Barnsley schools expected to adopt system to protect pupils who see violence at home

South Yorkshire’s Chief Constable has said he is “entirely confident” Barnsley schools will take up a policy of stepping in to support pupils known to have witnessed domestic violence at home, now in place across the rest of the county.

Friday, 8th November 2019, 1:30 pm
Updated Friday, 8th November 2019, 6:30 pm
South Yorshire Police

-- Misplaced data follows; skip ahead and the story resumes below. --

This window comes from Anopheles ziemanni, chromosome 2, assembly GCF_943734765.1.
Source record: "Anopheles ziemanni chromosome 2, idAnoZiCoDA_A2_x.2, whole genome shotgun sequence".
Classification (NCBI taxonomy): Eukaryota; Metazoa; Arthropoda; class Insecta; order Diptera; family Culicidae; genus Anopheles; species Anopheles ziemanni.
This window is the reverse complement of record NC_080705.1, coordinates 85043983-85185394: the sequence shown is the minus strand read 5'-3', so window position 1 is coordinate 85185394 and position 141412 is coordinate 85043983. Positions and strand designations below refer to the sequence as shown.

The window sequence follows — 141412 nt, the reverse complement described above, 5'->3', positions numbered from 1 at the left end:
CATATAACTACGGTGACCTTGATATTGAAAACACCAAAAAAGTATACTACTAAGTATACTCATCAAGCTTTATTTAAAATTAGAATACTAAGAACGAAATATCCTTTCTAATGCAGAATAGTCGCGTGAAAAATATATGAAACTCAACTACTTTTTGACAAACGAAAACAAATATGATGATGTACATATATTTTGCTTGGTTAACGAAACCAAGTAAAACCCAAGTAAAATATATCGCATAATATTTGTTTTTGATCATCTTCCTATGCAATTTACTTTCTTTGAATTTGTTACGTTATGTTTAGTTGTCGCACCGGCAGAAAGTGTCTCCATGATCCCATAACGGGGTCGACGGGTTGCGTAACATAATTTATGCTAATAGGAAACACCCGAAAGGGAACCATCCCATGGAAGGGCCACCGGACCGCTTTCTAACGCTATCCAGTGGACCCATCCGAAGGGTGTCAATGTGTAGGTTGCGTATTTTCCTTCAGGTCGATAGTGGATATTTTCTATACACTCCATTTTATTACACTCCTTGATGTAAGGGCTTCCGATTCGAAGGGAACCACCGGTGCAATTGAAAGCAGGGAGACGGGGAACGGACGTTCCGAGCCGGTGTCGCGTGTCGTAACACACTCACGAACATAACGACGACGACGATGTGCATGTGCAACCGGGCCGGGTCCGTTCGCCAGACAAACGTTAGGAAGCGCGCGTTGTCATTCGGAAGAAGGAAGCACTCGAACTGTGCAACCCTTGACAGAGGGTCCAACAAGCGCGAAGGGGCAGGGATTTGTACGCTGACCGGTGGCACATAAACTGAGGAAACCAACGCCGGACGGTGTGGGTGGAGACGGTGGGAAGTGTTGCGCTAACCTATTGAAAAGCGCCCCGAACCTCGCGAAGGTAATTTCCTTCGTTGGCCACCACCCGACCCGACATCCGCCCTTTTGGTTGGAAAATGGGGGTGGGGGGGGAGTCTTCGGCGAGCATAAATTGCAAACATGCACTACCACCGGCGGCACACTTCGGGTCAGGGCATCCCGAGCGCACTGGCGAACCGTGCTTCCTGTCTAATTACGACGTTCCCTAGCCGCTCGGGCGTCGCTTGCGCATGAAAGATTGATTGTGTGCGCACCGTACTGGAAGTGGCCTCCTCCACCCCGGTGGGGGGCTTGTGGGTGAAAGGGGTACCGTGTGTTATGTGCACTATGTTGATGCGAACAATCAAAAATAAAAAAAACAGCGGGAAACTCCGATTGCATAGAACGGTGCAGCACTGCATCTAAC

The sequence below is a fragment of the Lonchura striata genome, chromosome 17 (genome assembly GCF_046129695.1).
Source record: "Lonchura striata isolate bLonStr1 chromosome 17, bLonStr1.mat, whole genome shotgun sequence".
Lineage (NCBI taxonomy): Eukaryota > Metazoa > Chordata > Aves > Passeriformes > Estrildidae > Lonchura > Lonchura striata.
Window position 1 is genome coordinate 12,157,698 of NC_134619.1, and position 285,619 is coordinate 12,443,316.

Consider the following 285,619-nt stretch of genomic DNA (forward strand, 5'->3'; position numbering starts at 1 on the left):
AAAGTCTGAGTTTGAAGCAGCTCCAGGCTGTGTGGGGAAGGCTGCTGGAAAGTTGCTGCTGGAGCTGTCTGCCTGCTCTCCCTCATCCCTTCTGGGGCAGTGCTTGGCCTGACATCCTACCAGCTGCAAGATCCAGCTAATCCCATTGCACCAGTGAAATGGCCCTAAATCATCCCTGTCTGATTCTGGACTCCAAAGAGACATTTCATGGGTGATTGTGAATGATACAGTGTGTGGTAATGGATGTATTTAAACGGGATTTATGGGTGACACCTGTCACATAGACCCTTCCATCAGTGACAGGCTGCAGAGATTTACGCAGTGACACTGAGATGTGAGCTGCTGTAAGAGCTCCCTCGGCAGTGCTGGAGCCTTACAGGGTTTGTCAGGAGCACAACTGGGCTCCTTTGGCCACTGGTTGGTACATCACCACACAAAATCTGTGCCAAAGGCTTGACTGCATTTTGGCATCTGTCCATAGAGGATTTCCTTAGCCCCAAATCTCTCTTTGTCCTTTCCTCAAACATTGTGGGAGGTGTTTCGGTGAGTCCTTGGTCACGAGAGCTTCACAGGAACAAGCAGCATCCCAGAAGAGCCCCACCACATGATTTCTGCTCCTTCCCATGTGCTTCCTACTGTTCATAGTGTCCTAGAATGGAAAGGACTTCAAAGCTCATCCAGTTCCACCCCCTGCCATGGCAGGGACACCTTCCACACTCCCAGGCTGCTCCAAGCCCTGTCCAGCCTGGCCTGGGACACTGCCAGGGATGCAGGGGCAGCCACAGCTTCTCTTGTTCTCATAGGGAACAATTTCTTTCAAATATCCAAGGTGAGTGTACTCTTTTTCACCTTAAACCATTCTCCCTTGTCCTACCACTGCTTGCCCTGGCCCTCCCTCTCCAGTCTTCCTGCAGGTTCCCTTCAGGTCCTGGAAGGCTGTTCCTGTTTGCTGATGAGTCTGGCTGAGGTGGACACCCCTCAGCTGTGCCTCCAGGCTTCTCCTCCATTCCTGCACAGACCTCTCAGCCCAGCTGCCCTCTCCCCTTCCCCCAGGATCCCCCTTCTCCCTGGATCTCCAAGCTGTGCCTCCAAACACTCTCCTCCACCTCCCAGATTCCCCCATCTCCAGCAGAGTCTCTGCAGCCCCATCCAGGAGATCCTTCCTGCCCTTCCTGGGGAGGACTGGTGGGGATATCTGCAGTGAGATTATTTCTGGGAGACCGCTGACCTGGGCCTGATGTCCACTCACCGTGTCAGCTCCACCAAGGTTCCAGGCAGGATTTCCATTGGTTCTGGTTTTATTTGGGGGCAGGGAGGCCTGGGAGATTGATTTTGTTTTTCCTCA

Operation Encompass relies on open channels of communication between the authorities so schools can be informed following incidents where their pupils are known to have seen violence taking place, an ordeal known to have damaging consequences.Evidence shows where schools step in to offer support, the impact can be minimised or eradicated entirely, with schools across the local authority areas of Sheffield, Doncaster and Rotherham now signed up.However, that has yet to take place in Barnsley but Chief Constable Stephen Watson said he believed that was just down to timing.He presented details of Operation Encompass to the county’s Police and Crime Commissioner, Dr Alan Billings, at a meeting of his Public Accountability Board, where he holds the force to account.Mr Watson told him: “I don’t think it is because Barnsley has said ‘no’, they are yet to take it up,” adding he was “entirely confident” that would happen.The development was eased by the fact South Yorkshire Police has existing positive links with all but two of the county’s 278 primary schools.He told the meeting: “Being in a household where you witness the abuse of a loved one falls square into ‘adverse childhood’.“Being able to get into school and notify them about what has happened has a marvellous effect in offsetting some of the unpleasant effects.“Schools can make a real difference to young people’s lives. It is a developing piece of practice. We are continuing through partnerships to try to encourage all schools to interact with the programme.“I think we will get to that,” he said. It is acknowledged that youngsters who go through adverse childhood experiences are likely to experience consequences of low achievement later in life, unless steps are taken to help them.

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